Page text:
“TO distinguish truth from error is difficult not only in sciences but also in the everyday affairs men engage in and discuss …..who chooses well has a sound mind, who chooses ill a defective one.
Capacity for discerning the truth is the most important measure of minds.” Antoine Arnaud (1612-1694).
In all my 26 years in Zimbabwe, I never experienced a sense of being free or experienced the benefits of living in a society in which my labours were rewarded in a measure that is equitable to my contribution towards the well being of the society.Â I have known the deterioration in the function of all institutions directly and indirectly linked to the political administration and I have seen rot set in from the top going down to the roots. I have observed workers erect rusted scaffolding to prop up the diminishing structure and aid workers watering the withered roots in the hope of a miraculous resurrection.
My observations then were probably flawed by my own poverty and sense of helplessness, which I believe was endemic in Zimbabwe at that time and its levels probably have increased. I have always beenÂ angry with Zanu PF and with Robert Mugabe in particular. The main reason of my anger has always been the sheer hypocrisy of the man and the fact that his party always chose the wrong answer, justified it until it was taken to be the truth and then tried to add a new erroneous chapter to whatever subject it was in order to enrich themselves and stay in power.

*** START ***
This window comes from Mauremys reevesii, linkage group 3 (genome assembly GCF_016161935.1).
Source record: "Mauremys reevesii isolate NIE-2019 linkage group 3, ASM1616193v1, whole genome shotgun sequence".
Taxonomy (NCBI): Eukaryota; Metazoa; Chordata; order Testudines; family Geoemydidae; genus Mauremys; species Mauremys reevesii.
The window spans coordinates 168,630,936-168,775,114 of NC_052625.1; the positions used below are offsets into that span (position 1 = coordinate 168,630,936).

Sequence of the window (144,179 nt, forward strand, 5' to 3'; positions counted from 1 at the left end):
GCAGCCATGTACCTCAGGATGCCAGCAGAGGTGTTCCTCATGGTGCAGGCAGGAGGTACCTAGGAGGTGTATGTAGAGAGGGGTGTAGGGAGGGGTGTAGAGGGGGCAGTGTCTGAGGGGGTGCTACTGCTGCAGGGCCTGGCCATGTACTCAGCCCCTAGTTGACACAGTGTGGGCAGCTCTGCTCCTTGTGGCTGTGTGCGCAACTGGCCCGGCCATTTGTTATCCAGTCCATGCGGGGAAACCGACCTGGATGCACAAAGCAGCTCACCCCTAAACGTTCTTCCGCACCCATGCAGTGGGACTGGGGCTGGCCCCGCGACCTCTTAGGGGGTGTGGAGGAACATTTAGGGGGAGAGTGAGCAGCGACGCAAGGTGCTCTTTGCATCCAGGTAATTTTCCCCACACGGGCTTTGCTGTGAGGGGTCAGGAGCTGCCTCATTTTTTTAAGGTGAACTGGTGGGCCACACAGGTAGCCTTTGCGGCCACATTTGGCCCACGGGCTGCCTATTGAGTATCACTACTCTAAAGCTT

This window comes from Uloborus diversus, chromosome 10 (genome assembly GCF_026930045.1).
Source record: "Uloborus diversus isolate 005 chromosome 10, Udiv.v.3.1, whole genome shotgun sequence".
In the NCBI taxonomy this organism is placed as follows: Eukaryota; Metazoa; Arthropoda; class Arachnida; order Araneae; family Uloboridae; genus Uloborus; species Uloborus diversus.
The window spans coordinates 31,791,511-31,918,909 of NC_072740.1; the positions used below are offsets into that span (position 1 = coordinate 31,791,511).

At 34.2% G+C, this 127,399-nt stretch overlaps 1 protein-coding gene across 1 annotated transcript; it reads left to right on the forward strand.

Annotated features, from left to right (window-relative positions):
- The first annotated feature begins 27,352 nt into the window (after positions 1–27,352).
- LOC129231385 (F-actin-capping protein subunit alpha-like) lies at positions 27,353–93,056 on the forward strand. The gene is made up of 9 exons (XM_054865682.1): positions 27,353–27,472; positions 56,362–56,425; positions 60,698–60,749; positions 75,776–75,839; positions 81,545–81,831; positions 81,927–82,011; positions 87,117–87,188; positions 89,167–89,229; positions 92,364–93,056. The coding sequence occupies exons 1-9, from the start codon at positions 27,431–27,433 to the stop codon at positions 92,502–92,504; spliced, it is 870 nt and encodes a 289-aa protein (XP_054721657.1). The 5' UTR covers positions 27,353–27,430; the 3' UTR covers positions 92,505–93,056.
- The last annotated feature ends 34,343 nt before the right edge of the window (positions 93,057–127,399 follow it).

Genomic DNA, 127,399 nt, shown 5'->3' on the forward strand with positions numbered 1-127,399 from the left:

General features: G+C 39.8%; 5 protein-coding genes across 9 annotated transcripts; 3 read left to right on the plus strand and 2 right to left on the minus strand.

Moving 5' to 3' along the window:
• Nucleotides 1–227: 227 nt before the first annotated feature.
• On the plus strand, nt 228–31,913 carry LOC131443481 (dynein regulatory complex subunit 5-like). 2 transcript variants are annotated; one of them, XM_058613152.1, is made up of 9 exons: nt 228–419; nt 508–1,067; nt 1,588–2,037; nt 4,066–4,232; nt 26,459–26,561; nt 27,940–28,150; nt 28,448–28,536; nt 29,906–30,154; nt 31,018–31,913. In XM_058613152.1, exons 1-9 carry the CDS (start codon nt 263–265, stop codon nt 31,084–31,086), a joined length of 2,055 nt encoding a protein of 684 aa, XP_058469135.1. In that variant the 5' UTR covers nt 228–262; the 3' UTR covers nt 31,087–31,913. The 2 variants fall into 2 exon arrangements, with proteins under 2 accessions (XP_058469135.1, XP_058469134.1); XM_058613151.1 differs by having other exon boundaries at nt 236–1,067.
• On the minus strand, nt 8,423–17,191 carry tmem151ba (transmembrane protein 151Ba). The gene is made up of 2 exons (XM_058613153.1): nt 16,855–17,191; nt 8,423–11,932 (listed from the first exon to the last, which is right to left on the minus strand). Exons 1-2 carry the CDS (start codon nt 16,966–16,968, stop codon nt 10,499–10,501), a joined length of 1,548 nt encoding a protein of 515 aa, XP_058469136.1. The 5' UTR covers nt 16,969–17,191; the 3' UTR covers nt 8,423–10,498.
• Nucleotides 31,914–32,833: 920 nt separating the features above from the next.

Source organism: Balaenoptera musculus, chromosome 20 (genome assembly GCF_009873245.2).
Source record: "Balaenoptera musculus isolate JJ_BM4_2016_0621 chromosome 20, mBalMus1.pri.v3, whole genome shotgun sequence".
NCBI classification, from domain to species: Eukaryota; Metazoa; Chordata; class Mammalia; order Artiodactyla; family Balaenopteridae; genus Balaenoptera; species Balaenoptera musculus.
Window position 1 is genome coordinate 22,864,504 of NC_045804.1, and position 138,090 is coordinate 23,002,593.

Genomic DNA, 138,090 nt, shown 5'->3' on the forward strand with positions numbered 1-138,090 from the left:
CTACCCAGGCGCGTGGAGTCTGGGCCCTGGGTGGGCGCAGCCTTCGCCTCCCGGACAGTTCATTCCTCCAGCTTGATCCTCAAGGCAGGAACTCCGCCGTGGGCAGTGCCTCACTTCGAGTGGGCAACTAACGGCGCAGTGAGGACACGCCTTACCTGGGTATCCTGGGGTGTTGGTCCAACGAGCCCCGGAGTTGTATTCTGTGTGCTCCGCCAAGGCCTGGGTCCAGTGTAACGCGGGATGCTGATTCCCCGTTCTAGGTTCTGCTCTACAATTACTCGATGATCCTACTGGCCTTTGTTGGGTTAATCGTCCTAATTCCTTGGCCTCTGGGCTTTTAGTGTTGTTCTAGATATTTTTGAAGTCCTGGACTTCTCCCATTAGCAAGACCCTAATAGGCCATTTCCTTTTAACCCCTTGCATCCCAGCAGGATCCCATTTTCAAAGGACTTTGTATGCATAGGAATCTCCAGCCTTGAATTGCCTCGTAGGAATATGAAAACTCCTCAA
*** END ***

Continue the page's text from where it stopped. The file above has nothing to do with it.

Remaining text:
With the so-called “deal” now in place, I am beginning to sense that the helplessness is creeping back in again. Probably it is because Mugabe “is still at the top”. At least when Morgan Tsvangirai was putting his foot down and standing by what he believed in, I was happy with Mugabe being an illegitimate president and there was hope that the shacklesÂ of Zanu PF on the country and the people were going to be loosed one day.
I also tried to fantasise about Zimbabwe being a state in which sober-minded Zanu PF politicians would realise the error of their ways and the cultic quality of their constitution. A Zimbabwe in which politics and violence are miles apart with no need for our people to dwell in pole and dagga huts, with clean water and decent education for everyone, and the people’s choice being put ahead of the political agenda.
The comfort of that fantasy is now gone, Tsvangirai has managed to make Robert Mugabe the legitimate ruler of Zimbabwe, all for the prize of a title. I have tried to understand the “deal” but I just cannot tell who is responsible for the wellbeing of the country from that document. Responsibility and accountability lie in whose hands? Can a woman have two husbands and give them both a child at the same time? Can one claim the pregnancy is his when indeed they are sharing her?
I do not know whether I can distinguish the truth from the error here. My fellow countrymen are denied the right to choose a sober-minded leader to entrust the country to in these difficult times. Mugabe failed the test years ago and Tsvangirai has endorsed that failure. The people’s suffering has truly been in vain. At least you tried Tsvangirai. After all if you cannot beat them, join them.